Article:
The modern automotive cockpit is sophisticated and loaded with smart technologies; however, it has little value if the driver finds it difficult to use. Existing smart in-vehicle infotainment (IVI) interfaces have greatly improved the cockpit experience, but voice to date has not delivered on its potential to bridge the gap between hands-free, in-vehicle control and safer driving. Motivation from users for in-vehicle voice interfaces has never been higher. According to the 2016 KPCB Internet Trends Report, over 60% of respondents use voice when their hands are occupied. In the U.S., 36% of respondents reported that the car was their primary setting for voice usage. Yet existing systems are problematic as they are known to be unreliable, which has resulted in user abandonment and a broad based level of dissatisfaction. In 2015, the J.D. Power Initial Quality Study found that the rate of complaints for in-car voice recognition systems is nearly four times the rate of reported problems with transmissions. Drivers as well as passengers seek on-demand, real-time voice controls that match high accuracy with easy operability and reliability. Therefore, a new model of voice operation is required.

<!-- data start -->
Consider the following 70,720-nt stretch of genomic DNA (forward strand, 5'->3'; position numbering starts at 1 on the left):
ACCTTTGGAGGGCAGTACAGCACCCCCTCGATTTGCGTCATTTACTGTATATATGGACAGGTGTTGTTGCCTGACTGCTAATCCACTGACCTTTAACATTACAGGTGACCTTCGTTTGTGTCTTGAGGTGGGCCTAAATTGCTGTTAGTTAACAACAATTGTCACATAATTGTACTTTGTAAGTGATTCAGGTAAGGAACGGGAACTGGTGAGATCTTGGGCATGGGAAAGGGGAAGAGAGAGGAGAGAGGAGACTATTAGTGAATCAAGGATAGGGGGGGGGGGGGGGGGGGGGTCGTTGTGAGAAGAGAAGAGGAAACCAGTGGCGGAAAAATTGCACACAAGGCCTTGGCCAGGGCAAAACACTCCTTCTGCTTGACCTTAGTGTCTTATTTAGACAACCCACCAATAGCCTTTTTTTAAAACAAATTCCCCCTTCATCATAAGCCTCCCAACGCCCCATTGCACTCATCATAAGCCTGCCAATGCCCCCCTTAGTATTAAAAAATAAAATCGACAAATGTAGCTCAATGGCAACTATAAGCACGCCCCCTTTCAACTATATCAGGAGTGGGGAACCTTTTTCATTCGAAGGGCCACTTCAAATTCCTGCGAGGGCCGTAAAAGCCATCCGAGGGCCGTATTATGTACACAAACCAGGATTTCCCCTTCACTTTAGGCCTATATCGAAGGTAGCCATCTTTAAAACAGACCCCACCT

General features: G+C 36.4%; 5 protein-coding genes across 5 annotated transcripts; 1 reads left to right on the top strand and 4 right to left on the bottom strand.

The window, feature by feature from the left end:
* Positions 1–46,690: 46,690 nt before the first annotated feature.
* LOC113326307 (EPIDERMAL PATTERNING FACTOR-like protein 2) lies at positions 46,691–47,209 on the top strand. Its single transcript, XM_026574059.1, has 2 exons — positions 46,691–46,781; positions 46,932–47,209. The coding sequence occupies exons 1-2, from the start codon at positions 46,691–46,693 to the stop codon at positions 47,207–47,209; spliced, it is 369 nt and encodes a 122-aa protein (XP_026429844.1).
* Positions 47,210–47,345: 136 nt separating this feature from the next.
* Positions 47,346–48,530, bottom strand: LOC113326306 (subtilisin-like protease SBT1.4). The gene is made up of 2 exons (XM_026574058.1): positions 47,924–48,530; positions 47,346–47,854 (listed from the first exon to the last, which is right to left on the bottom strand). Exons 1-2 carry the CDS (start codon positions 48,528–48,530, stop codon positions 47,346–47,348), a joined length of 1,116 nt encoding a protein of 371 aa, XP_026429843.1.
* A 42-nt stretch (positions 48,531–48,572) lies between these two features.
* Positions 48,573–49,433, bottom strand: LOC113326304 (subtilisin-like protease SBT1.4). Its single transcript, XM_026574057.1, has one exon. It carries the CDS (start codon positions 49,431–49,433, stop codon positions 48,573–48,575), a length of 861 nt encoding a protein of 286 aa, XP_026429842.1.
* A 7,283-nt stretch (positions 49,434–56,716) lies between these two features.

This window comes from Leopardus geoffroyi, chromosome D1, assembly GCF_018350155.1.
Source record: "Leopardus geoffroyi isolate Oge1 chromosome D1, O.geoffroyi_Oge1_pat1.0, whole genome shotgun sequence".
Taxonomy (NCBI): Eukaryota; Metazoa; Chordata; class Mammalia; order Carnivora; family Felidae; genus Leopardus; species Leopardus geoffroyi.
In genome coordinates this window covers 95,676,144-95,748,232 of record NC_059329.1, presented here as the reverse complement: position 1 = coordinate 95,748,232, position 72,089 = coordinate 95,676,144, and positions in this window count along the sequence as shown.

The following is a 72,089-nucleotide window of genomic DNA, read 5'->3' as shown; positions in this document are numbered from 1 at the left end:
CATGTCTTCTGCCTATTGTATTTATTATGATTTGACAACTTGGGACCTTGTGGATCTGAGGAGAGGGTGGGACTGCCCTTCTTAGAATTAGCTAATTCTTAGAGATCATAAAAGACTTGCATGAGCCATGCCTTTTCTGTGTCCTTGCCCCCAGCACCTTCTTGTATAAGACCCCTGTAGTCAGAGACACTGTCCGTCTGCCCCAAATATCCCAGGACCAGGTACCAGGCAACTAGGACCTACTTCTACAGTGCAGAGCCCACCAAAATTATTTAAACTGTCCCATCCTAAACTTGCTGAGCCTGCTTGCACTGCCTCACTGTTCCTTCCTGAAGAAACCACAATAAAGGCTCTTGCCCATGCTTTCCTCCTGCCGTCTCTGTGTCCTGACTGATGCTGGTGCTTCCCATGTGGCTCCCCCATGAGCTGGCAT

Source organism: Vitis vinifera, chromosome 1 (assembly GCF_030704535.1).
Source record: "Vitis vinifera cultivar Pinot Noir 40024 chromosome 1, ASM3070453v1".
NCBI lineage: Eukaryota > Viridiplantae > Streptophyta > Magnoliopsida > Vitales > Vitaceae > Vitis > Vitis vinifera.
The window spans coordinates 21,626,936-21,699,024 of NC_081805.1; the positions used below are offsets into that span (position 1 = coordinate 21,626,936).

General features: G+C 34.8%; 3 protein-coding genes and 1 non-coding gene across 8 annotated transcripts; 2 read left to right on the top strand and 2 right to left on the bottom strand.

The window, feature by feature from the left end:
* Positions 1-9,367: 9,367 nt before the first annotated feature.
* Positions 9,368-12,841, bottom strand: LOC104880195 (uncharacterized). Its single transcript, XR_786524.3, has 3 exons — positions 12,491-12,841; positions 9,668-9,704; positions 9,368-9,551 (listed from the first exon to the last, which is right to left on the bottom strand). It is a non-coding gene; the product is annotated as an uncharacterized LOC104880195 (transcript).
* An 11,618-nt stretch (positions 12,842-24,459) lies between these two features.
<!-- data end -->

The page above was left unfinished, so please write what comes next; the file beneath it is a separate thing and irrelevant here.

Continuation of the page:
“Voice-activated command systems and their software often are badly outdated or unreliable, leading to a tide of customer complaints and research questioning how safe they really are.” The Wall Street Journal
This joint whitepaper, by Mark Sykes of Recognition Technologies and Soshun Arai of ARM explains:
You can learn more about the partnership between ARM and Recognition Technologies in this Q&A